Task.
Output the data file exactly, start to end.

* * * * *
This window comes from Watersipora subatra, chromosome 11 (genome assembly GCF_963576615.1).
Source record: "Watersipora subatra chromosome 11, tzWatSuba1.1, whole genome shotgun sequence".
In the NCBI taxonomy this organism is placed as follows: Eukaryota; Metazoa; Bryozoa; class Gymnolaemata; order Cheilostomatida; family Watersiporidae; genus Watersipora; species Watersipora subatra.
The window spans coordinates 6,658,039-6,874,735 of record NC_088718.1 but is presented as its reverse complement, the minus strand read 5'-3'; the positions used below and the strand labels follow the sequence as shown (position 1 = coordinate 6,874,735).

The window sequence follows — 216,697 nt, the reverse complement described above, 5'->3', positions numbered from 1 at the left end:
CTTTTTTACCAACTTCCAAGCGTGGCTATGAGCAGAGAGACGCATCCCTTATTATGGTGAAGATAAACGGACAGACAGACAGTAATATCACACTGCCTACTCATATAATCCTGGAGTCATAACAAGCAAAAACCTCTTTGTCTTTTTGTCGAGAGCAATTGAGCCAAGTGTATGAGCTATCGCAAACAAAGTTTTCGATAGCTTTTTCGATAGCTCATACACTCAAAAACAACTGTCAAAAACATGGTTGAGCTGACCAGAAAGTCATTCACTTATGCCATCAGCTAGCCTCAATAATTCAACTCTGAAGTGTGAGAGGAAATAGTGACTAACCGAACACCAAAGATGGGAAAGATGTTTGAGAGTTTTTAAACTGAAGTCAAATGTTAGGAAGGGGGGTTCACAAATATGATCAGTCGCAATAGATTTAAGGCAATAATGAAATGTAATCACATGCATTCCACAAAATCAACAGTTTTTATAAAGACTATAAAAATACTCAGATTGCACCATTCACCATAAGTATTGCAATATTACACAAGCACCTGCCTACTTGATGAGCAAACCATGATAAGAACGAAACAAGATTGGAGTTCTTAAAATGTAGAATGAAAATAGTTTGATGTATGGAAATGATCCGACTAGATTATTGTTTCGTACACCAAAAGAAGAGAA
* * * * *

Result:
This window comes from Watersipora subatra, chromosome 11 (genome assembly GCF_963576615.1).
Source record: "Watersipora subatra chromosome 11, tzWatSuba1.1, whole genome shotgun sequence".
In the NCBI taxonomy this organism is placed as follows: Eukaryota; Metazoa; Bryozoa; class Gymnolaemata; order Cheilostomatida; family Watersiporidae; genus Watersipora; species Watersipora subatra.
The window spans coordinates 6,658,039-6,874,735 of record NC_088718.1 but is presented as its reverse complement, the minus strand read 5'-3'; the positions used below and the strand labels follow the sequence as shown (position 1 = coordinate 6,874,735).

The window sequence follows — 216,697 nt, the reverse complement described above, 5'->3', positions numbered from 1 at the left end:
CTTTTTTACCAACTTCCAAGCGTGGCTATGAGCAGAGAGACGCATCCCTTATTATGGTGAAGATAAACGGACAGACAGACAGTAATATCACACTGCCTACTCATATAATCCTGGAGTCATAACAAGCAAAAACCTCTTTGTCTTTTTGTCGAGAGCAATTGAGCCAAGTGTATGAGCTATCGCAAACAAAGTTTTCGATAGCTTTTTCGATAGCTCATACACTCAAAAACAACTGTCAAAAACATGGTTGAGCTGACCAGAAAGTCATTCACTTATGCCATCAGCTAGCCTCAATAATTCAACTCTGAAGTGTGAGAGGAAATAGTGACTAACCGAACACCAAAGATGGGAAAGATGTTTGAGAGTTTTTAAACTGAAGTCAAATGTTAGGAAGGGGGGTTCACAAATATGATCAGTCGCAATAGATTTAAGGCAATAATGAAATGTAATCACATGCATTCCACAAAATCAACAGTTTTTATAAAGACTATAAAAATACTCAGATTGCACCATTCACCATAAGTATTGCAATATTACACAAGCACCTGCCTACTTGATGAGCAAACCATGATAAGAACGAAACAAGATTGGAGTTCTTAAAATGTAGAATGAAAATAGTTTGATGTATGGAAATGATCCGACTAGATTATTGTTTCGTACACCAAAAGAAGAGAA